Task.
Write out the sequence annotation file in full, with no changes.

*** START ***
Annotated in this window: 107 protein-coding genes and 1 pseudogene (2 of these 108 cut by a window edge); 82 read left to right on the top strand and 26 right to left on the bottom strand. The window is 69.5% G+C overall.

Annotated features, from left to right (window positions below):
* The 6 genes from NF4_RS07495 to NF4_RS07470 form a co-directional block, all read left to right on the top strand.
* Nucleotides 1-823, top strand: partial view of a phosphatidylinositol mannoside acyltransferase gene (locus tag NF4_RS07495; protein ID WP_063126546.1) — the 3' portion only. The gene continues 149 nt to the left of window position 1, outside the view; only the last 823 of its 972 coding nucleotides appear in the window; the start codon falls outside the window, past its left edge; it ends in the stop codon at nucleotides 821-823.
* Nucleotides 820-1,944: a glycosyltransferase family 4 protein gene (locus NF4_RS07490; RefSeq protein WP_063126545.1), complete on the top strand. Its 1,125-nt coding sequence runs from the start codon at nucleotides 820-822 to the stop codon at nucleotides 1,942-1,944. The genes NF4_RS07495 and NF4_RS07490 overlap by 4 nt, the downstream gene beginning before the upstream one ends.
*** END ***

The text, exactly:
Annotated in this window: 107 protein-coding genes and 1 pseudogene (2 of these 108 cut by a window edge); 82 read left to right on the top strand and 26 right to left on the bottom strand. The window is 69.5% G+C overall.

Annotated features, from left to right (window positions below):
* The 6 genes from NF4_RS07495 to NF4_RS07470 form a co-directional block, all read left to right on the top strand.
* Nucleotides 1-823, top strand: partial view of a phosphatidylinositol mannoside acyltransferase gene (locus tag NF4_RS07495; protein ID WP_063126546.1) — the 3' portion only. The gene continues 149 nt to the left of window position 1, outside the view; only the last 823 of its 972 coding nucleotides appear in the window; the start codon falls outside the window, past its left edge; it ends in the stop codon at nucleotides 821-823.
* Nucleotides 820-1,944: a glycosyltransferase family 4 protein gene (locus NF4_RS07490; RefSeq protein WP_063126545.1), complete on the top strand. Its 1,125-nt coding sequence runs from the start codon at nucleotides 820-822 to the stop codon at nucleotides 1,942-1,944. The genes NF4_RS07495 and NF4_RS07490 overlap by 4 nt, the downstream gene beginning before the upstream one ends.